At the moment most biomethane customers are truck fleet operators, who are taking some of their fleet off diesel and moving them to biomethane. In fact, heavy transport is another new user of the gas network. In this application trucks use compressed natural gas (CNG) instead of diesel, delivered via CNG refuelling stations.
Other biomethane customers include Scottish distilleries and it would be far from impossible to run small local networks using biomethane instead of fossil gas. Lancaster notes that GB still has seven small standalone gas networks, each with up to a thousand homes plus businesses – that were too far to be connected when the country’s local gas networks were linked into a national network. Lancaster explains that such networks could be switched to biomethane: “There is a defined profile of demand over the year. LNG is delivered to them by tanker and stored, then it is vaporised into the local network. You have a good understanding of what is required for a 1 in 20 winter, what the profile of supply needs to be and whether there is a local circular economy of feedstock for a biomethane supply and how much storage has to be built into that to deliver for peak days.” In fact, on that model, “you could also sector off parts of the network for biomethane that are not discrete now but could be in future, with enough of a higher tier pipeline to give storage capacity.”
If there are some new gas users, there are equally some areas where gas use is declining. I ask how the government’s drive to introduce heat networks, generally in town centres, will affect the balance of costs of running the gas network there. Lancaster has some questions about the practical delivery of retrofitting heat networks in cities: “looking down a hole into a street that has been dug up it is very congested. Weaving a new large-diameter trunk pipe through there is very difficult – not just weaving but getting other utilities to move out of the way – is in some respects an insurmountable issue”. He says a heat network requires “a minimum number of customers connecting to it to make it a viable starter. I think it is a great opportunity where you have geographically high demand densities – high rise blocks – but then the question is whether all the flats in one block are owned by one landlord, or if you have a mixture of social and privately owned that will be a challenge to switch over to something else.” He says it is positive for new developments, but up to now, as above, “a lot of them have used gas CHP. I think in the last five years heat networks have done this – whether they have a steady supply of heat from one source or another – that can be topped up from gas CHP.”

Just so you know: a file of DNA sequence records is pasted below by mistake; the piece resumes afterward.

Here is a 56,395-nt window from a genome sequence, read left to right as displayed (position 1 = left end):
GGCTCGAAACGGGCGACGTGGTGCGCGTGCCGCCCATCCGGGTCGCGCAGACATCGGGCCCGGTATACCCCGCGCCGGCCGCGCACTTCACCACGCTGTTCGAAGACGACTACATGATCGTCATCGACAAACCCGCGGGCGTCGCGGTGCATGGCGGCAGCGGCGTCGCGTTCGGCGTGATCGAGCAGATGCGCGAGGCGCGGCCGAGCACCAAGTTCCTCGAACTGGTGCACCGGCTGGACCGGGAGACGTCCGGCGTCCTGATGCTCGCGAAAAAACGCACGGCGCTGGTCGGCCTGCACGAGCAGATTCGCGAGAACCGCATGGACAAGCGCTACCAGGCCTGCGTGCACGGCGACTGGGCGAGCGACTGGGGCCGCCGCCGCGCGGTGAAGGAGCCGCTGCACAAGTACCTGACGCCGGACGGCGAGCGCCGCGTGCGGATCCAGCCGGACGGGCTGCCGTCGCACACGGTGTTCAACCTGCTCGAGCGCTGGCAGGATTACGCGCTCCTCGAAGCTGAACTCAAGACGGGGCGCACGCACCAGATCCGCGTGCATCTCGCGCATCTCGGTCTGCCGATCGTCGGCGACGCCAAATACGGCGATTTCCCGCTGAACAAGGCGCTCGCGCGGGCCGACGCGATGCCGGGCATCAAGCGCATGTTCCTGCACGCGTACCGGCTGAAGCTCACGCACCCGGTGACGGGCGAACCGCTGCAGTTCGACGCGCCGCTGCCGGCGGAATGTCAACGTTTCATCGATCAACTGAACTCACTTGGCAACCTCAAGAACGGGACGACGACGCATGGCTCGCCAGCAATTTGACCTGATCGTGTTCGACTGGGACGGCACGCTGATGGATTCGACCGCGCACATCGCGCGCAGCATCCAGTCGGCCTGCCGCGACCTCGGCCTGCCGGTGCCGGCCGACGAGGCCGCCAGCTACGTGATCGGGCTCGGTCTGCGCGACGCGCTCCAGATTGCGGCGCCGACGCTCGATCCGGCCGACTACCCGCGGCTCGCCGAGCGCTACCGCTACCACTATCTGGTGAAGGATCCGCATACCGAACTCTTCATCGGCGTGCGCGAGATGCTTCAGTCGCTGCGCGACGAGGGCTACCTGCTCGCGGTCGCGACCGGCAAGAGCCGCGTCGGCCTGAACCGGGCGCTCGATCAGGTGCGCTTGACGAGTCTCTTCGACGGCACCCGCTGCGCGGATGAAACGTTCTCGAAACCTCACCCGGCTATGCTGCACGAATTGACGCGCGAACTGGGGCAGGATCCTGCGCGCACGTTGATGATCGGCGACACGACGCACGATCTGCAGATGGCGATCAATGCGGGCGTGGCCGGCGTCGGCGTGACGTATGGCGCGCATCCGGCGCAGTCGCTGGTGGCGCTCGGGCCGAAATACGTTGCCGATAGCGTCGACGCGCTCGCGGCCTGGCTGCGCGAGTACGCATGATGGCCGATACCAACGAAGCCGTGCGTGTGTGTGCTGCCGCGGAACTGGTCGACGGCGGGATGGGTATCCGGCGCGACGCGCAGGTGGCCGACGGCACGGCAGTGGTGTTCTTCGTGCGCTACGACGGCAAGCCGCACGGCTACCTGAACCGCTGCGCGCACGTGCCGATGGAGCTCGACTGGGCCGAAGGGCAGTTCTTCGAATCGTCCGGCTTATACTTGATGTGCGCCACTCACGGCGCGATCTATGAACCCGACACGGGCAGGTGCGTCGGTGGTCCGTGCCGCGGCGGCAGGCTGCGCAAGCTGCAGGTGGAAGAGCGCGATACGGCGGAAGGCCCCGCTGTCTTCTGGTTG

That need for a minimum number of users also clearly applies to the gas network, but Lancaster says, “the operational cost of the low pressure gas network, once it is plastic, is negligible and it is 75-80% plastic now”. Distribution pipes that are not plastic are either beyond 30m from a building or are at the lower risk end of the prioritisation scale.
“It may be there are some areas where [the gas grid] is just domestic – no flexible power generation and no industry – and there is a question to be asked there around whether the future for that offshoot of the network is that they retain some option to have a gas supply or hydrogen supply or whether they go to something else.”
The new gas network users we have discussed have a tendency to cluster, and options like heat networks are also obviously very local solutions. Lancaster admits, “It may be there are some areas where [the gas grid] is just domestic – no flexible power generation and no industry – and there is a question to be asked there around whether the future for that offshoot of the network is that they retain some option to have a gas supply or hydrogen supply or whether they go to something else.” He warns, “Then you get in the world of cutting off choice for some people … politicians are probably quite wary about what the public think about this.”